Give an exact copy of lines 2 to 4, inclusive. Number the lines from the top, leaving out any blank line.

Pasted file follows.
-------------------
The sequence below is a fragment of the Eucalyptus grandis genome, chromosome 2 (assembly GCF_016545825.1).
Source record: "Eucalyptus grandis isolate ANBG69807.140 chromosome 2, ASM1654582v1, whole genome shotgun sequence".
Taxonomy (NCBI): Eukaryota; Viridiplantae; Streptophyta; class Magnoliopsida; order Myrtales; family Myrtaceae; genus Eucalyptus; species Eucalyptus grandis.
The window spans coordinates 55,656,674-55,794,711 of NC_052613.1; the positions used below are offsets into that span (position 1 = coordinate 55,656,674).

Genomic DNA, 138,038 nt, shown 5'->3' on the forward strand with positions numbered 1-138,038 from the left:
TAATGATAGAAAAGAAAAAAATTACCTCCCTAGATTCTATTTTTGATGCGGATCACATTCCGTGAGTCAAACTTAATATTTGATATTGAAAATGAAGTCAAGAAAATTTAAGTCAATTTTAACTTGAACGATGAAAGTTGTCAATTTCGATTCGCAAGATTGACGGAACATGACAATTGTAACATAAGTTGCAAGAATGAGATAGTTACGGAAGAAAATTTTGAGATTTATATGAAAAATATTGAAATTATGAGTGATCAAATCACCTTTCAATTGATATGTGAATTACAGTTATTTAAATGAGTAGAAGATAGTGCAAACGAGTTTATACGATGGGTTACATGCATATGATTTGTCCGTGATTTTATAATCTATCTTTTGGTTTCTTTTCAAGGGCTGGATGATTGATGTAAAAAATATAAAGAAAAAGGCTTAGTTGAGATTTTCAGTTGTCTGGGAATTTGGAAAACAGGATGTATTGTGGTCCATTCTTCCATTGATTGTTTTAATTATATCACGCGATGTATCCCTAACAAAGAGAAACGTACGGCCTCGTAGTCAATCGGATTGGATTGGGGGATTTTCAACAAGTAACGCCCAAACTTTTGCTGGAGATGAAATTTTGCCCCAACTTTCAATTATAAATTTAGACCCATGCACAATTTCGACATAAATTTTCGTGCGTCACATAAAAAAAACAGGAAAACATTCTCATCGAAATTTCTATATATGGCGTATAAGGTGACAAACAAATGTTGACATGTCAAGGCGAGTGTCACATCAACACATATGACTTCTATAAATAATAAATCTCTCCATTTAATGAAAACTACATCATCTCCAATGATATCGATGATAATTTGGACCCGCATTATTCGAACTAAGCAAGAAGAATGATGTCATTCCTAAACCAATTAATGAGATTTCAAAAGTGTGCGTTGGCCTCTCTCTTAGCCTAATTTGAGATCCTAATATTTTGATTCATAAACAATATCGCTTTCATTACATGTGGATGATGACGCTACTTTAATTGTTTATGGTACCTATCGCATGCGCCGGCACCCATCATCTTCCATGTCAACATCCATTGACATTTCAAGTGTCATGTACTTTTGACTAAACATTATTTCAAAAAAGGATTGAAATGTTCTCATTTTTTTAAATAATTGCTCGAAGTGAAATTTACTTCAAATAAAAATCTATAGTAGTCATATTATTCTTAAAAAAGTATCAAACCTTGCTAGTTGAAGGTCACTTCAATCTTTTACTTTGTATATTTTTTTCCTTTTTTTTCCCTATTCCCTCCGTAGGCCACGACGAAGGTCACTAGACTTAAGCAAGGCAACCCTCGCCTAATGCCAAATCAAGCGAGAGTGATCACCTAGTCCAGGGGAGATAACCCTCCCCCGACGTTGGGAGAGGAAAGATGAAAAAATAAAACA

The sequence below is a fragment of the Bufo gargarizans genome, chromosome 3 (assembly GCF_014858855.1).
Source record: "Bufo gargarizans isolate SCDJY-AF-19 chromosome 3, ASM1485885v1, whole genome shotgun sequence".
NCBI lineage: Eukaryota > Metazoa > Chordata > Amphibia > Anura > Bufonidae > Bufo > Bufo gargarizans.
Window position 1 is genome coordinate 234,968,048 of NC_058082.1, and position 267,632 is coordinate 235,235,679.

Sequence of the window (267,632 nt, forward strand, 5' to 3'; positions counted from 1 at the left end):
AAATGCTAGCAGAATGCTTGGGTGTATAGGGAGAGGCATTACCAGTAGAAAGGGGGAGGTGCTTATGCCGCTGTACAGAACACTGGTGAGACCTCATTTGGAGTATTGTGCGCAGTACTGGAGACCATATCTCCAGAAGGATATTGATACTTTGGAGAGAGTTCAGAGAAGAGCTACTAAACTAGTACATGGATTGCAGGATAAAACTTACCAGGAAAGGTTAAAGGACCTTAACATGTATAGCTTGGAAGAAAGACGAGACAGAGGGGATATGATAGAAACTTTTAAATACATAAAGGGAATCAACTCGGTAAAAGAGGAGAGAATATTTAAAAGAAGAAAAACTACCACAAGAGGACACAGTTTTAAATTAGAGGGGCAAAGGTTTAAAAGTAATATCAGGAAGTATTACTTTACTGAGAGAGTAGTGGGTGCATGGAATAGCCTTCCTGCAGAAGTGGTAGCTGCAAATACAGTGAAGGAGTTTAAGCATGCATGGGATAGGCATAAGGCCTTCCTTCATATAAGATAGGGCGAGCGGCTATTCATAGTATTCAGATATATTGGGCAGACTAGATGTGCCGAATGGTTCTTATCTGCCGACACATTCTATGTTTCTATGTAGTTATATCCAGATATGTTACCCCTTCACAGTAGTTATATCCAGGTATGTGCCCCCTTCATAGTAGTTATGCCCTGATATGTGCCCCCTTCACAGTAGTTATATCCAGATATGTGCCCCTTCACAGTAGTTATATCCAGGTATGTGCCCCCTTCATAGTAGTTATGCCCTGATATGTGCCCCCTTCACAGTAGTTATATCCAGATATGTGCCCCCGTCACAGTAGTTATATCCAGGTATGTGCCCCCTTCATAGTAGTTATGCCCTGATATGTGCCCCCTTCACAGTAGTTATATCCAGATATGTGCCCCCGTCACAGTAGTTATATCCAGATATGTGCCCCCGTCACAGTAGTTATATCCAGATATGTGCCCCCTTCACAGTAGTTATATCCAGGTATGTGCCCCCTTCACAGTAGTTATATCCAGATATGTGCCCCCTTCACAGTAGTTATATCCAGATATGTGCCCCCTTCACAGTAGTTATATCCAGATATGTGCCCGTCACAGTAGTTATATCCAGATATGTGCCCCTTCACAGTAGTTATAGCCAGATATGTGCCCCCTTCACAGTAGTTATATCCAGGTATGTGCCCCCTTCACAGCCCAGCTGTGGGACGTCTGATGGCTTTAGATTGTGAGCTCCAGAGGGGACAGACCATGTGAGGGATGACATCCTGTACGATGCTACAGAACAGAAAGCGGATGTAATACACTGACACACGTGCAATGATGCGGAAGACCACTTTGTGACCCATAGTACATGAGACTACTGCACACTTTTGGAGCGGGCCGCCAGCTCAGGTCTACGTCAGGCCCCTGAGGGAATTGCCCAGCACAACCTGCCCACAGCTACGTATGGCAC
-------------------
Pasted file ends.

Source record: "Eucalyptus grandis isolate ANBG69807.140 chromosome 2, ASM1654582v1, whole genome shotgun sequence".
Taxonomy (NCBI): Eukaryota; Viridiplantae; Streptophyta; class Magnoliopsida; order Myrtales; family Myrtaceae; genus Eucalyptus; species Eucalyptus grandis.
The window spans coordinates 55,656,674-55,794,711 of NC_052613.1; the positions used below are offsets into that span (position 1 = coordinate 55,656,674).